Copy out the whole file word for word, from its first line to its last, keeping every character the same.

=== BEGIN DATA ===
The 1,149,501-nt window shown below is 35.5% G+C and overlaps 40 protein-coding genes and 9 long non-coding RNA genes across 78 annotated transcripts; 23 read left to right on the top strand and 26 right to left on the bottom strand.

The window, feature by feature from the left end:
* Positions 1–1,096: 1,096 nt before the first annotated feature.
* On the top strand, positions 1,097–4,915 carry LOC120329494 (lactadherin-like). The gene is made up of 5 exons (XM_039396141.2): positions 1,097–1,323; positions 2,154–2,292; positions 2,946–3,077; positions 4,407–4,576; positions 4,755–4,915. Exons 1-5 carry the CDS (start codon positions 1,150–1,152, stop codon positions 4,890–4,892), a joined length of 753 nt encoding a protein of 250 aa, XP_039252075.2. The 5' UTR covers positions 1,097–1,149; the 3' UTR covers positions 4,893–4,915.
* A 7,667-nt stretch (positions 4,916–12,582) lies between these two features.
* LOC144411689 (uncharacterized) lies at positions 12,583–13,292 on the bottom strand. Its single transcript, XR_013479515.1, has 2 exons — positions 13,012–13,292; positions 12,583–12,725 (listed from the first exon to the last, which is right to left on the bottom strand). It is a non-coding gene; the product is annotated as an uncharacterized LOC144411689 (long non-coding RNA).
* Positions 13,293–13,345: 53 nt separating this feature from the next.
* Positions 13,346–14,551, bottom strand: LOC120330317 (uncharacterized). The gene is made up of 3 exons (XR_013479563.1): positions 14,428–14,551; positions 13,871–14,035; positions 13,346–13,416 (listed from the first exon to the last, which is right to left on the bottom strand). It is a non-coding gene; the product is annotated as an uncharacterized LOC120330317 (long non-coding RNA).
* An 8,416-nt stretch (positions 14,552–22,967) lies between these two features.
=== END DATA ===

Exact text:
The 1,149,501-nt window shown below is 35.5% G+C and overlaps 40 protein-coding genes and 9 long non-coding RNA genes across 78 annotated transcripts; 23 read left to right on the top strand and 26 right to left on the bottom strand.

The window, feature by feature from the left end:
* Positions 1–1,096: 1,096 nt before the first annotated feature.
* On the top strand, positions 1,097–4,915 carry LOC120329494 (lactadherin-like). The gene is made up of 5 exons (XM_039396141.2): positions 1,097–1,323; positions 2,154–2,292; positions 2,946–3,077; positions 4,407–4,576; positions 4,755–4,915. Exons 1-5 carry the CDS (start codon positions 1,150–1,152, stop codon positions 4,890–4,892), a joined length of 753 nt encoding a protein of 250 aa, XP_039252075.2. The 5' UTR covers positions 1,097–1,149; the 3' UTR covers positions 4,893–4,915.
* A 7,667-nt stretch (positions 4,916–12,582) lies between these two features.
* LOC144411689 (uncharacterized) lies at positions 12,583–13,292 on the bottom strand. Its single transcript, XR_013479515.1, has 2 exons — positions 13,012–13,292; positions 12,583–12,725 (listed from the first exon to the last, which is right to left on the bottom strand). It is a non-coding gene; the product is annotated as an uncharacterized LOC144411689 (long non-coding RNA).
* Positions 13,293–13,345: 53 nt separating this feature from the next.
* Positions 13,346–14,551, bottom strand: LOC120330317 (uncharacterized). The gene is made up of 3 exons (XR_013479563.1): positions 14,428–14,551; positions 13,871–14,035; positions 13,346–13,416 (listed from the first exon to the last, which is right to left on the bottom strand). It is a non-coding gene; the product is annotated as an uncharacterized LOC120330317 (long non-coding RNA).
* An 8,416-nt stretch (positions 14,552–22,967) lies between these two features.